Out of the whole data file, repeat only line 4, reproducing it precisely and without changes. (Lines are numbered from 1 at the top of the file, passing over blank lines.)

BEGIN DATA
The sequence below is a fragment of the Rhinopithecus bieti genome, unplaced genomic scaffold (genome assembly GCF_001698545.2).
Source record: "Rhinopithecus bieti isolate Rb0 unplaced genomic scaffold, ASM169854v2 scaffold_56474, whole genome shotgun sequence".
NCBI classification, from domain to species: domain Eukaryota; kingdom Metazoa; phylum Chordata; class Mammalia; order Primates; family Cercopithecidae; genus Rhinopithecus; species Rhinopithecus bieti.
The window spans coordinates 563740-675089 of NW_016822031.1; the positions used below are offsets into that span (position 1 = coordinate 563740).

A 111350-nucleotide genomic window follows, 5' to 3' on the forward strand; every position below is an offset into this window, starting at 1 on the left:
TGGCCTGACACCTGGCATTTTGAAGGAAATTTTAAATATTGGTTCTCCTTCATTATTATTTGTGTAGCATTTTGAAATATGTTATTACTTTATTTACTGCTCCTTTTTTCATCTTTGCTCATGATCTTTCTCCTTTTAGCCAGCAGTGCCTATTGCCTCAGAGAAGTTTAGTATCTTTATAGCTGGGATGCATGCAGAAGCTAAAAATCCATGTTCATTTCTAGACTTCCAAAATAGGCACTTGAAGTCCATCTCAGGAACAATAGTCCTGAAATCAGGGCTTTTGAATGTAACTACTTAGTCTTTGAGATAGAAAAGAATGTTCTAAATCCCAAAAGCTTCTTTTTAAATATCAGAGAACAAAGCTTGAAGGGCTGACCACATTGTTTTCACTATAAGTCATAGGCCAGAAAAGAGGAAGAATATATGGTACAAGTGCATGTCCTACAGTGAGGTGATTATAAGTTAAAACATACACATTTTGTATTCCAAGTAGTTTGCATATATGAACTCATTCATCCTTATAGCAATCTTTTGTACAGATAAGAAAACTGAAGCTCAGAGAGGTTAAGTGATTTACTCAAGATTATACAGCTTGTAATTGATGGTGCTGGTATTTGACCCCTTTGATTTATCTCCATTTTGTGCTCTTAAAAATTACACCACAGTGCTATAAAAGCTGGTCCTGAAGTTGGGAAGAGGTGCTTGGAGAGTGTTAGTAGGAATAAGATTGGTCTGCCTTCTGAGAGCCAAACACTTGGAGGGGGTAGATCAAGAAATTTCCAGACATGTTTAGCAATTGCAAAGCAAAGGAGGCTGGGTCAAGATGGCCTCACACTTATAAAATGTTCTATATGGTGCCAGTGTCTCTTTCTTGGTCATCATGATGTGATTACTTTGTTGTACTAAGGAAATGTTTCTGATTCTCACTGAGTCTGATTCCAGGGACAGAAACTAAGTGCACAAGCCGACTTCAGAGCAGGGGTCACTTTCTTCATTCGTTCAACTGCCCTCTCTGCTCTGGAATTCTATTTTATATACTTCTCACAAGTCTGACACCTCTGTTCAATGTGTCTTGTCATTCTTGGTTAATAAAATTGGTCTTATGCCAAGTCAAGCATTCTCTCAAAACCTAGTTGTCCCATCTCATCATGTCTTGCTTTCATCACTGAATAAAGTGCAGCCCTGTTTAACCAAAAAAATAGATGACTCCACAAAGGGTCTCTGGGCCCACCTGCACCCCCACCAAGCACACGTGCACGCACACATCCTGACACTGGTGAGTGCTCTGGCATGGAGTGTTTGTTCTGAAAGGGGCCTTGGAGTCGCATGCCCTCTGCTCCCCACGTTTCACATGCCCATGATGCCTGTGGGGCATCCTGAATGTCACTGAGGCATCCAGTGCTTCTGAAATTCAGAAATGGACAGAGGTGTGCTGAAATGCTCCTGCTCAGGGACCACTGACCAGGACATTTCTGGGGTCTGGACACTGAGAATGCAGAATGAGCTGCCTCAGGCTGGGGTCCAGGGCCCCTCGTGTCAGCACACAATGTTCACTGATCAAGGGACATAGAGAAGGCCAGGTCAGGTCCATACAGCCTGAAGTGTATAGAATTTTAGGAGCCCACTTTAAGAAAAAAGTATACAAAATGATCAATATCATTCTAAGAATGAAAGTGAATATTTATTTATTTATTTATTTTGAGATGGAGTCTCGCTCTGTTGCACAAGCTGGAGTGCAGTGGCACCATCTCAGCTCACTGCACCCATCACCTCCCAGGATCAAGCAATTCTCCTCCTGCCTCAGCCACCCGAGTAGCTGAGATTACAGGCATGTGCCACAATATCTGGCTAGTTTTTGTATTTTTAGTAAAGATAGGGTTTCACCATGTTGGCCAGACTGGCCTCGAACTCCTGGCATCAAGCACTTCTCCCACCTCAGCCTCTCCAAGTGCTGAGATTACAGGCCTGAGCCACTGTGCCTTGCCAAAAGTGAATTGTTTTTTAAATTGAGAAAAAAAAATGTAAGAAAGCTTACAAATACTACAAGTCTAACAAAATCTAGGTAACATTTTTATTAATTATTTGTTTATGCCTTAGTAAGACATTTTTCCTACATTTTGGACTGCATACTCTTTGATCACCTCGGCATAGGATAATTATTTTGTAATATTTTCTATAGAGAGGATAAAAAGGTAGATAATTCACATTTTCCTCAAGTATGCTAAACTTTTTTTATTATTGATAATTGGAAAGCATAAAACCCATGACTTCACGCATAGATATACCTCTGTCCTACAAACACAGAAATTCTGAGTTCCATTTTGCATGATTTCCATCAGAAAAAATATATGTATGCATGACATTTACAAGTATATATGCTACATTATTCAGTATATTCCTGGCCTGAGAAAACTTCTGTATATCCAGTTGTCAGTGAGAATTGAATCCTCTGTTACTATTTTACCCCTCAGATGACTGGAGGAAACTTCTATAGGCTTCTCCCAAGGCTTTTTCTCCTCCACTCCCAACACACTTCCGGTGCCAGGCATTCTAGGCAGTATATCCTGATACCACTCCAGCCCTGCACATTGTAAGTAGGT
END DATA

The window spans coordinates 563740-675089 of NW_016822031.1; the positions used below are offsets into that span (position 1 = coordinate 563740).